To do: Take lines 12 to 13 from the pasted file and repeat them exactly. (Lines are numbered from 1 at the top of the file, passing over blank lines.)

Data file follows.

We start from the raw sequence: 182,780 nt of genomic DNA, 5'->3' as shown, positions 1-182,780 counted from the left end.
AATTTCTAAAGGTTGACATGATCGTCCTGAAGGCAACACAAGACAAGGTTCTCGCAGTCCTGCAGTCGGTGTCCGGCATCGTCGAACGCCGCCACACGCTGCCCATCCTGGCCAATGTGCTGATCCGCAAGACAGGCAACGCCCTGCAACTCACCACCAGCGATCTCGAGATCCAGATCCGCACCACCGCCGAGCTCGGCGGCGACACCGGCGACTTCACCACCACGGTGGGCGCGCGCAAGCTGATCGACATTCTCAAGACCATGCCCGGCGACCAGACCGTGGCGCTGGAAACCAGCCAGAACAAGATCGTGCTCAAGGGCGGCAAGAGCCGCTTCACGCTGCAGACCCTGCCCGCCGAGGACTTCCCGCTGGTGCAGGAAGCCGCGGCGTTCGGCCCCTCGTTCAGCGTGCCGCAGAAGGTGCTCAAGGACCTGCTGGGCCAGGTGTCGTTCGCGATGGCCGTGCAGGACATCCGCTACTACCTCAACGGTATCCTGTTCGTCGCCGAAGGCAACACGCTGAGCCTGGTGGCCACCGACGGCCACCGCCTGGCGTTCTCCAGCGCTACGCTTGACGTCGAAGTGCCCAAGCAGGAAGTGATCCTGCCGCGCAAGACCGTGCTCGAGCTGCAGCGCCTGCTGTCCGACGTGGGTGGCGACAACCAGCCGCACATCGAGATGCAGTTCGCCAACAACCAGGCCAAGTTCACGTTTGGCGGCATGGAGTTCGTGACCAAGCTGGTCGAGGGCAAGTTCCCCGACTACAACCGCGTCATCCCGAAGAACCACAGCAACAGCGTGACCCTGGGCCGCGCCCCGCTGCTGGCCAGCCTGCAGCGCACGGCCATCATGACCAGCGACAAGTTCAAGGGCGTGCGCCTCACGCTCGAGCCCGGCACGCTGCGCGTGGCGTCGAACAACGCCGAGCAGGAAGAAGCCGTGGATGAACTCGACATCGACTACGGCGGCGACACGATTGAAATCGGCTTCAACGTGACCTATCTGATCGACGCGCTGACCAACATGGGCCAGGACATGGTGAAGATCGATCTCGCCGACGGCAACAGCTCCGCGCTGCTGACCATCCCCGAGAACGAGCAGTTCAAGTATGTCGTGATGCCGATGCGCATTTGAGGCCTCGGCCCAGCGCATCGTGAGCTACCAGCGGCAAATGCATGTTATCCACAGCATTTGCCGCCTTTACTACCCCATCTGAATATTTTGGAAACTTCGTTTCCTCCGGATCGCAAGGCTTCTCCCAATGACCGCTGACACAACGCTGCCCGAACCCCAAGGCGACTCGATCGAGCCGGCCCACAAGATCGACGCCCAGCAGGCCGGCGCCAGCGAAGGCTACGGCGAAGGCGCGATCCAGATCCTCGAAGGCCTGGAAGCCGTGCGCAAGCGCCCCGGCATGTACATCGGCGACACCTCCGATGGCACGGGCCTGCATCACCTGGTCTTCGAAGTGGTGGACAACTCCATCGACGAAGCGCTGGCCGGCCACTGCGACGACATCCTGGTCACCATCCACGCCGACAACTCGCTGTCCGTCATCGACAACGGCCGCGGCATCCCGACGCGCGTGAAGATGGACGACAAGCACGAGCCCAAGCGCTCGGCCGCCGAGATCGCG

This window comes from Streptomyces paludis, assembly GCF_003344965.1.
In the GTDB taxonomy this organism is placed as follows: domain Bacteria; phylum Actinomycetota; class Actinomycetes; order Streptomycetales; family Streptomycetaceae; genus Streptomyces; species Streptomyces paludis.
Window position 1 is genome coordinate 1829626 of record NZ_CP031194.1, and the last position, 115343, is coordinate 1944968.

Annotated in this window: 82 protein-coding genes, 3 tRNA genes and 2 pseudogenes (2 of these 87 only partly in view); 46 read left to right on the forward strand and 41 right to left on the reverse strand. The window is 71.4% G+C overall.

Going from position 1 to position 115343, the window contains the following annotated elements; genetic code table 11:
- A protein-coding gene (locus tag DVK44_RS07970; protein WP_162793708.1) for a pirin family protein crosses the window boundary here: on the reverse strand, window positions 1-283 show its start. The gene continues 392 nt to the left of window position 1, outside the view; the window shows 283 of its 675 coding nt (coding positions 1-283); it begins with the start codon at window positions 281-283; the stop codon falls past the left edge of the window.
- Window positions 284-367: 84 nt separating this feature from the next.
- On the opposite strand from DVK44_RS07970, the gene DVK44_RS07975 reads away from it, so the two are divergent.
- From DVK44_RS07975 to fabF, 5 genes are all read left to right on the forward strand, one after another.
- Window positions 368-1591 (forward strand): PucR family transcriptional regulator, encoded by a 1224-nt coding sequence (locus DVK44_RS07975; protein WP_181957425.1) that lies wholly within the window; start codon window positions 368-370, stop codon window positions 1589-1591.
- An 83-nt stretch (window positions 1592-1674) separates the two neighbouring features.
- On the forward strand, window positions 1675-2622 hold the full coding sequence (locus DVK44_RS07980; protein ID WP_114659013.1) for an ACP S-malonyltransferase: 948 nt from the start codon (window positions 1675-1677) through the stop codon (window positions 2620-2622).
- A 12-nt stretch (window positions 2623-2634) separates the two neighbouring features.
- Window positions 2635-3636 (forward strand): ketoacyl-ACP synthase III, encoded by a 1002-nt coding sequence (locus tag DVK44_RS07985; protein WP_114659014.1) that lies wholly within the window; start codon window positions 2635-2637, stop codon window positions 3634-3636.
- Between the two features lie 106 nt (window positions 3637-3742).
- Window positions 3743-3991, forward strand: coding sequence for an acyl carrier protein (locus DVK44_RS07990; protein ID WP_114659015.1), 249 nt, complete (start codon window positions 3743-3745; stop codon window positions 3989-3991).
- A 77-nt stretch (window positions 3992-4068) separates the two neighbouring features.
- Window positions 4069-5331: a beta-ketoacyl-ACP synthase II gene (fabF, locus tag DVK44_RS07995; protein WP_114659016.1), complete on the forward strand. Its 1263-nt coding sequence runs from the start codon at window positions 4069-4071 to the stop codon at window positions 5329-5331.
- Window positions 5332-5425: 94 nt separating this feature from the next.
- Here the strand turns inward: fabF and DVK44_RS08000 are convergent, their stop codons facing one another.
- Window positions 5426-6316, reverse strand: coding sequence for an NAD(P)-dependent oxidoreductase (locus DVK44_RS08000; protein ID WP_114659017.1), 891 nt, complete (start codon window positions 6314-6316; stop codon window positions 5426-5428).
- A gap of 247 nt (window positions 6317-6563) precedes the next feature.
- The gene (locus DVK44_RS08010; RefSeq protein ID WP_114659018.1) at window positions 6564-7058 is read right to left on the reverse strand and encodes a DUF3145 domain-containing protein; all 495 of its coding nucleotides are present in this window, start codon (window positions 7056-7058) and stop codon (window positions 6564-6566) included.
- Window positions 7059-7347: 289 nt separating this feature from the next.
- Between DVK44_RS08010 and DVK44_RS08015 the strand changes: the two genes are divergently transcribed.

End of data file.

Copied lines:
- Window positions 368-1591 (forward strand): PucR family transcriptional regulator, encoded by a 1224-nt coding sequence (locus DVK44_RS07975; protein WP_181957425.1) that lies wholly within the window; start codon window positions 368-370, stop codon window positions 1589-1591.
- An 83-nt stretch (window positions 1592-1674) separates the two neighbouring features.